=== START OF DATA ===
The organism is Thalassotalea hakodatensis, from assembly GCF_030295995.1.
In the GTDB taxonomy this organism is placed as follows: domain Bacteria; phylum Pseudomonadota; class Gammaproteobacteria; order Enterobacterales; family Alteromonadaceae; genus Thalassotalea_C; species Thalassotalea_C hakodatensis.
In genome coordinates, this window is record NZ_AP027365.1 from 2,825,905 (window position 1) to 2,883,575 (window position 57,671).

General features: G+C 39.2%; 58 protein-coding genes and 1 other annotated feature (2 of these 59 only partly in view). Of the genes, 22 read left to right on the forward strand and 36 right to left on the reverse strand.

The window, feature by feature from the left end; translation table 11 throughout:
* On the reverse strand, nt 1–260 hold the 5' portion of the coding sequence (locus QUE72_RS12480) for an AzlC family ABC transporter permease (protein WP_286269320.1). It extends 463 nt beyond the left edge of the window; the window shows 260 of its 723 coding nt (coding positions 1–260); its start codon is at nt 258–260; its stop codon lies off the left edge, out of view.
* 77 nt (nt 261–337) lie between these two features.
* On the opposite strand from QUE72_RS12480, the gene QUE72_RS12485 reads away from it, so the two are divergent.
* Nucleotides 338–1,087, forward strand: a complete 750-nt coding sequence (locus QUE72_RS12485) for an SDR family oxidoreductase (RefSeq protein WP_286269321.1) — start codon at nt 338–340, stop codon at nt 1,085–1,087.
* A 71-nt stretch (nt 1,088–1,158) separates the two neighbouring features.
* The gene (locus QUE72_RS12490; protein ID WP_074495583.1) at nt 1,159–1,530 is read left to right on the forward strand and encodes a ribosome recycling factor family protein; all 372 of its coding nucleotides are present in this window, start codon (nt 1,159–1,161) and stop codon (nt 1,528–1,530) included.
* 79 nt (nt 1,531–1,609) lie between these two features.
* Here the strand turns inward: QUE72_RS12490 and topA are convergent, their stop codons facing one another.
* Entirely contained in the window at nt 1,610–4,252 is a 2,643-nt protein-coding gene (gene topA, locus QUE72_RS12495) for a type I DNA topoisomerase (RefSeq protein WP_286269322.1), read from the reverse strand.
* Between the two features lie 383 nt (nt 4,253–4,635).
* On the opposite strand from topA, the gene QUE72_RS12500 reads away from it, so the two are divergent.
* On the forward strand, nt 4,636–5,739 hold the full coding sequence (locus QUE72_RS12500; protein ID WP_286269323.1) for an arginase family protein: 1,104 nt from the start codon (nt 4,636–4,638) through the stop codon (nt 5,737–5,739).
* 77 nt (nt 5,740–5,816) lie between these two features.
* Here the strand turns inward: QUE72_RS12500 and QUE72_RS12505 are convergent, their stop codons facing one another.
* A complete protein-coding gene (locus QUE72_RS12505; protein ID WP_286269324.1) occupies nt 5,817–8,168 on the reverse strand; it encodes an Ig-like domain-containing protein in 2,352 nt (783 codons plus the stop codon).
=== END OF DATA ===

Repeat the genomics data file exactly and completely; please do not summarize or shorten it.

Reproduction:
The organism is Thalassotalea hakodatensis, from assembly GCF_030295995.1.
In the GTDB taxonomy this organism is placed as follows: domain Bacteria; phylum Pseudomonadota; class Gammaproteobacteria; order Enterobacterales; family Alteromonadaceae; genus Thalassotalea_C; species Thalassotalea_C hakodatensis.
In genome coordinates, this window is record NZ_AP027365.1 from 2,825,905 (window position 1) to 2,883,575 (window position 57,671).

General features: G+C 39.2%; 58 protein-coding genes and 1 other annotated feature (2 of these 59 only partly in view). Of the genes, 22 read left to right on the forward strand and 36 right to left on the reverse strand.

The window, feature by feature from the left end; translation table 11 throughout:
* On the reverse strand, nt 1–260 hold the 5' portion of the coding sequence (locus QUE72_RS12480) for an AzlC family ABC transporter permease (protein WP_286269320.1). It extends 463 nt beyond the left edge of the window; the window shows 260 of its 723 coding nt (coding positions 1–260); its start codon is at nt 258–260; its stop codon lies off the left edge, out of view.
* 77 nt (nt 261–337) lie between these two features.
* On the opposite strand from QUE72_RS12480, the gene QUE72_RS12485 reads away from it, so the two are divergent.
* Nucleotides 338–1,087, forward strand: a complete 750-nt coding sequence (locus QUE72_RS12485) for an SDR family oxidoreductase (RefSeq protein WP_286269321.1) — start codon at nt 338–340, stop codon at nt 1,085–1,087.
* A 71-nt stretch (nt 1,088–1,158) separates the two neighbouring features.
* The gene (locus QUE72_RS12490; protein ID WP_074495583.1) at nt 1,159–1,530 is read left to right on the forward strand and encodes a ribosome recycling factor family protein; all 372 of its coding nucleotides are present in this window, start codon (nt 1,159–1,161) and stop codon (nt 1,528–1,530) included.
* 79 nt (nt 1,531–1,609) lie between these two features.
* Here the strand turns inward: QUE72_RS12490 and topA are convergent, their stop codons facing one another.
* Entirely contained in the window at nt 1,610–4,252 is a 2,643-nt protein-coding gene (gene topA, locus QUE72_RS12495) for a type I DNA topoisomerase (RefSeq protein WP_286269322.1), read from the reverse strand.
* Between the two features lie 383 nt (nt 4,253–4,635).
* On the opposite strand from topA, the gene QUE72_RS12500 reads away from it, so the two are divergent.
* On the forward strand, nt 4,636–5,739 hold the full coding sequence (locus QUE72_RS12500; protein ID WP_286269323.1) for an arginase family protein: 1,104 nt from the start codon (nt 4,636–4,638) through the stop codon (nt 5,737–5,739).
* 77 nt (nt 5,740–5,816) lie between these two features.
* Here the strand turns inward: QUE72_RS12500 and QUE72_RS12505 are convergent, their stop codons facing one another.
* A complete protein-coding gene (locus QUE72_RS12505; protein ID WP_286269324.1) occupies nt 5,817–8,168 on the reverse strand; it encodes an Ig-like domain-containing protein in 2,352 nt (783 codons plus the stop codon).